US academic Zhu Zhiqun notes that the international community has been watchful of China’s moves since the outbreak of the war in Ukraine. China’s ambiguous stance, tense relations with the US and failure to actively mediate following the outbreak of the war have caused its international standing to decline. China will need to take a clear position on fundamental issues, as well as do its utmost to bring about peace talks between Ukraine and Russia.
People attend a rally and a concert marking the annexation of four regions of Ukraine Russian troops occupy — Lugansk, Donetsk, Kherson and Zaporizhzhia, at Red Square in central Moscow, Russia, on 30 September 2022. (Alexander Nemenov/AFP)

How closely aligned are China and Russia, really?

University of New South Wales academic Alexander Korolev takes stock of the China-Russia relationship from the angles of consistency, growing military-technical cooperation, and structural shifts in great power politics.
China's President Xi Jinping, Russian President Vladimir Putin, Uzbek President Shavkat Mirziyoyev and other participants attend the Shanghai Cooperation Organisation (SCO) leaders' summit in Samarkand, Uzbekistan, on 16 September 2022. (Sergei Bobylyov/Sputnik/AFP)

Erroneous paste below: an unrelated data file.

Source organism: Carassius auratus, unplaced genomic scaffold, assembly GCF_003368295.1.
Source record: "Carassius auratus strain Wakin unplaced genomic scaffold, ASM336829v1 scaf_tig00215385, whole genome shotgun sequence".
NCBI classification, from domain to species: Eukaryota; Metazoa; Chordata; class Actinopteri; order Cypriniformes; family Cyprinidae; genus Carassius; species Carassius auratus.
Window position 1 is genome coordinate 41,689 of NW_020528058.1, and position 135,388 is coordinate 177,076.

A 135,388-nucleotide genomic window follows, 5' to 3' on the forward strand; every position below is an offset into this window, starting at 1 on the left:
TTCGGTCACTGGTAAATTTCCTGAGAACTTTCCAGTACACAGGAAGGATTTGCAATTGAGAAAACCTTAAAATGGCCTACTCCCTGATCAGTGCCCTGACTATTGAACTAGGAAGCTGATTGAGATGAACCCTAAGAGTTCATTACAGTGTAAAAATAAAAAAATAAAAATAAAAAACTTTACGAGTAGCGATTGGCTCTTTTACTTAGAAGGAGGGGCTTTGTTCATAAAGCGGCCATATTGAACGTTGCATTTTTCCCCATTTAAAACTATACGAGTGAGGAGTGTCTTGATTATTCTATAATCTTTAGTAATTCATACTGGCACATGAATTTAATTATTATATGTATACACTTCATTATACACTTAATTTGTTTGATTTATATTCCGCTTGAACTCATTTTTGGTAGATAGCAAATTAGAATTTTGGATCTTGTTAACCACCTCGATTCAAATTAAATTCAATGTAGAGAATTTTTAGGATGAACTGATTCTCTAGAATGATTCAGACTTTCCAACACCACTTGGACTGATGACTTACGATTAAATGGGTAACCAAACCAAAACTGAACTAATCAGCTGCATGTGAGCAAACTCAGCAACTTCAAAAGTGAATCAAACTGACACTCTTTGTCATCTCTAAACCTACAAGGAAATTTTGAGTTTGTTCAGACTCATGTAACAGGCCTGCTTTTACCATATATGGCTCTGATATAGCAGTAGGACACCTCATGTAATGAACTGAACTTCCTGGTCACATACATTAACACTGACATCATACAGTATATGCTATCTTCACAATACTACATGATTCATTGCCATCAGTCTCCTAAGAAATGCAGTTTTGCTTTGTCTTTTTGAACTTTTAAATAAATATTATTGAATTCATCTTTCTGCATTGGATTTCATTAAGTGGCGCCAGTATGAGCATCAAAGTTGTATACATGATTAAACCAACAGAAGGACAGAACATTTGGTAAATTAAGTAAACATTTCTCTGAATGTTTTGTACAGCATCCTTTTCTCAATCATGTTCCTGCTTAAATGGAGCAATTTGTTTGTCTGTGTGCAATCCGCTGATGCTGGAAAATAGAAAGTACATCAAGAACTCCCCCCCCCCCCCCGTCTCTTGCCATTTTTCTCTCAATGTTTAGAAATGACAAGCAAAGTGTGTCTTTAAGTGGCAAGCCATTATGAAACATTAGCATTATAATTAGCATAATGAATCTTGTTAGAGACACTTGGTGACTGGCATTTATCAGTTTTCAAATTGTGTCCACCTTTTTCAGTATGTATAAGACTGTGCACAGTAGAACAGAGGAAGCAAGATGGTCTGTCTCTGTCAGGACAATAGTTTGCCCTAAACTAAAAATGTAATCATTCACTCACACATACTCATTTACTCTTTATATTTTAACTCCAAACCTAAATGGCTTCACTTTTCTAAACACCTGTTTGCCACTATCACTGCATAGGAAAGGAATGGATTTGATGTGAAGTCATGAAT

China gains stronger foothold in Central Asian region

Zaobao correspondent Yu Zeyuan analyses the outcomes of the Shanghai Cooperation Organisation (SCO) summit held in Uzbekistan and the implications of China’s perceived stronger courting of the Central Asia region.
China's President Xi Jinping and Russian President Vladimir Putin on the sidelines of the Shanghai Cooperation Organisation (SCO) leaders' summit in Samarkand on 15 September 2022. (Alexandr Demyanchuk/AFP)

Xi-Putin meeting in Uzbekistan: China pulling back from Russia

China seems to be pulling back while Russia wants to take a step forward, as seen from the Xi-Putin parlay at their meeting in Uzbekistan. But the delicate dance is not only at the surface level of the Ukraine war, but China’s deeper strategic goals in Central Asia, where Russia considers itself a dominant power.